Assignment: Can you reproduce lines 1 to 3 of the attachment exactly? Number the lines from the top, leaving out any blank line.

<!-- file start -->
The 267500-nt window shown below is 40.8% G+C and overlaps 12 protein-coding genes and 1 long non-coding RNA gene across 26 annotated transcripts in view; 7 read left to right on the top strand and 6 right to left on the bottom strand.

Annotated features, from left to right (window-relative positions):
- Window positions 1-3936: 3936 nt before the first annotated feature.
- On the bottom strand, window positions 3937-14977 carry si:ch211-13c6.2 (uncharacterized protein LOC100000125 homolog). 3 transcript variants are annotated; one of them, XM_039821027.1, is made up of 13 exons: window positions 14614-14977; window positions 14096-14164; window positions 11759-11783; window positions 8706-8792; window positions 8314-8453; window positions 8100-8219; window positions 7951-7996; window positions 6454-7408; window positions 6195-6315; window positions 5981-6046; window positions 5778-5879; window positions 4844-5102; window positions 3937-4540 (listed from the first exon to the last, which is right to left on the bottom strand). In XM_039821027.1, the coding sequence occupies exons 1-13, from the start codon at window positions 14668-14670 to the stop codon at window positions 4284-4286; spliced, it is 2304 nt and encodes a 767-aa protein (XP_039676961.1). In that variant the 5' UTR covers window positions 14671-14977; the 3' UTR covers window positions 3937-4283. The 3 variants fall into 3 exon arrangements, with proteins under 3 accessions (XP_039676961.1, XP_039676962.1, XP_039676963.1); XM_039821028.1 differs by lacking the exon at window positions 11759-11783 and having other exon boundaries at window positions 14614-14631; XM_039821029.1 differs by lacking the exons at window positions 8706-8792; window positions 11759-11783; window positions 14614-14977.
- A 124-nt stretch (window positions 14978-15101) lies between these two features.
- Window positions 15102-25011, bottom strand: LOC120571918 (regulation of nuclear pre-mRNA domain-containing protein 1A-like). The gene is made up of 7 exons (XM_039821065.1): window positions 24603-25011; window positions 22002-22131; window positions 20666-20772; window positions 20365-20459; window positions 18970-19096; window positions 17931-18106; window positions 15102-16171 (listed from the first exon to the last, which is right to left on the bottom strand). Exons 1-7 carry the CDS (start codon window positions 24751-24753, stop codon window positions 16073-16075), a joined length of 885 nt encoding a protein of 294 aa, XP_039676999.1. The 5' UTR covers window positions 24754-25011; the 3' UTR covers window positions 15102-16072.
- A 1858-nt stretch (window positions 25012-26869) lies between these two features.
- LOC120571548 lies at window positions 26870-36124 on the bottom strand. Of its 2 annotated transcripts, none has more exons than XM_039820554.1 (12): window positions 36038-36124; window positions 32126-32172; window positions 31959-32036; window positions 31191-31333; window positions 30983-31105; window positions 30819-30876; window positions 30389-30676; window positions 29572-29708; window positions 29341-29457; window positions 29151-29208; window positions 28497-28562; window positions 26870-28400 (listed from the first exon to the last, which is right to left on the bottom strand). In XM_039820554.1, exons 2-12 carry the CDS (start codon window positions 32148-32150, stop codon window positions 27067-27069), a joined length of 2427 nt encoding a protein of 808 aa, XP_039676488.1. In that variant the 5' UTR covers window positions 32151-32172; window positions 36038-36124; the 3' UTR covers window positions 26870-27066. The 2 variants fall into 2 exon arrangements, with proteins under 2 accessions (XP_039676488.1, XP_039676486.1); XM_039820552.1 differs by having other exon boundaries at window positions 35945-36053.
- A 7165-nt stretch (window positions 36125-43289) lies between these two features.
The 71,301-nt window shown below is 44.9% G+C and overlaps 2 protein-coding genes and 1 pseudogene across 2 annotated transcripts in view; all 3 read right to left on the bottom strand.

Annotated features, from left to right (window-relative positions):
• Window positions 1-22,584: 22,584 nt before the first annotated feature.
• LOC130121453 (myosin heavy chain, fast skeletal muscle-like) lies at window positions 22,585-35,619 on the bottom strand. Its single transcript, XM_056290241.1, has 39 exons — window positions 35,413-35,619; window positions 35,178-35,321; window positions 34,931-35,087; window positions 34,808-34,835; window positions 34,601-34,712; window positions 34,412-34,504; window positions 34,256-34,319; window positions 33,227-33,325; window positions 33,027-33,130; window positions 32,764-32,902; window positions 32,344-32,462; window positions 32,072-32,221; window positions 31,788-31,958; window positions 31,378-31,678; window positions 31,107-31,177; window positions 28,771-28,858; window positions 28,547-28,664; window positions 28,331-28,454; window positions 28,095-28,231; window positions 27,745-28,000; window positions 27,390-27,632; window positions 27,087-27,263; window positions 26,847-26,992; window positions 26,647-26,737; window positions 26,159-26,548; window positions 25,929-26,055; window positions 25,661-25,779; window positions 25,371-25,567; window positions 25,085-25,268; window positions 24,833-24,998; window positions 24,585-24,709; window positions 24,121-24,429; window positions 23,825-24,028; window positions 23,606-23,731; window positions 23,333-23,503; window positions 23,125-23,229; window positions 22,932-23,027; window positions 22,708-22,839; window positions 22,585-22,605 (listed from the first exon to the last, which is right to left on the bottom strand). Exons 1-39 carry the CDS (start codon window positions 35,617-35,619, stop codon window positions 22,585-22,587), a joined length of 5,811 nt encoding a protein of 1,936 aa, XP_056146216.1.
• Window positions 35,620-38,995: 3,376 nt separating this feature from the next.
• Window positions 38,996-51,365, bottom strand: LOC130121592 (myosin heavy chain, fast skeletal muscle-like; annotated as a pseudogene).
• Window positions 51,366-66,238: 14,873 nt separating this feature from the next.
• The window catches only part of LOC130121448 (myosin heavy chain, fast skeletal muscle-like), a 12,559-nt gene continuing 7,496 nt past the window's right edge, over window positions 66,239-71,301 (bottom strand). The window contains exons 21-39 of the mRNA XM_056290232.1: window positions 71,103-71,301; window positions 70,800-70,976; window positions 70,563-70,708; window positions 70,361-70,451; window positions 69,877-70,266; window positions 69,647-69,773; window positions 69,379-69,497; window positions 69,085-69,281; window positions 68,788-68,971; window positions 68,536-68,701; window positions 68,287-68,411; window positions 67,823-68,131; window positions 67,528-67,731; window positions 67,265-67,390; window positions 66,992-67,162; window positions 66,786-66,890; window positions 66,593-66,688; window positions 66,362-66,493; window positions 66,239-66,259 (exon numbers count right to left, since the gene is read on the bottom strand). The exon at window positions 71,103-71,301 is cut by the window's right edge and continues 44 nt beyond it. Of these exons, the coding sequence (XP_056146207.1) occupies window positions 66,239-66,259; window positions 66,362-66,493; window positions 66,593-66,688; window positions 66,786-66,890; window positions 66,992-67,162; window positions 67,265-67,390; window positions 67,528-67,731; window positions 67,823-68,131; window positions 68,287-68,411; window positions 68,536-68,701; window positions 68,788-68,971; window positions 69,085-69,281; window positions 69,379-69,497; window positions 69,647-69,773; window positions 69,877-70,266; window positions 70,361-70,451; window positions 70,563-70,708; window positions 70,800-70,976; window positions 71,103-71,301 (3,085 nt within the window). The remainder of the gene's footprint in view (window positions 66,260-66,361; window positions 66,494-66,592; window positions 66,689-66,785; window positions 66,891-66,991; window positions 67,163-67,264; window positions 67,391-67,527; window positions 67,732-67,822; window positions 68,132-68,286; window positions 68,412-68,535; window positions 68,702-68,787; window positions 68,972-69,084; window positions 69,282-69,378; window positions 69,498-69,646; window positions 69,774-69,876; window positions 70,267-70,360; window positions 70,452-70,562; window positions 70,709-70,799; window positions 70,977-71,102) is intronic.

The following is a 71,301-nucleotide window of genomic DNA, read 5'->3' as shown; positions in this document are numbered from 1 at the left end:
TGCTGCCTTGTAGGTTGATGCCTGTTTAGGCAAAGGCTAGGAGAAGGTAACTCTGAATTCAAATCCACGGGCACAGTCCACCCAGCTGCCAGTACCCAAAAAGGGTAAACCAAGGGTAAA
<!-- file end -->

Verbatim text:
The 267500-nt window shown below is 40.8% G+C and overlaps 12 protein-coding genes and 1 long non-coding RNA gene across 26 annotated transcripts in view; 7 read left to right on the top strand and 6 right to left on the bottom strand.

Annotated features, from left to right (window-relative positions):
- Window positions 1-3936: 3936 nt before the first annotated feature.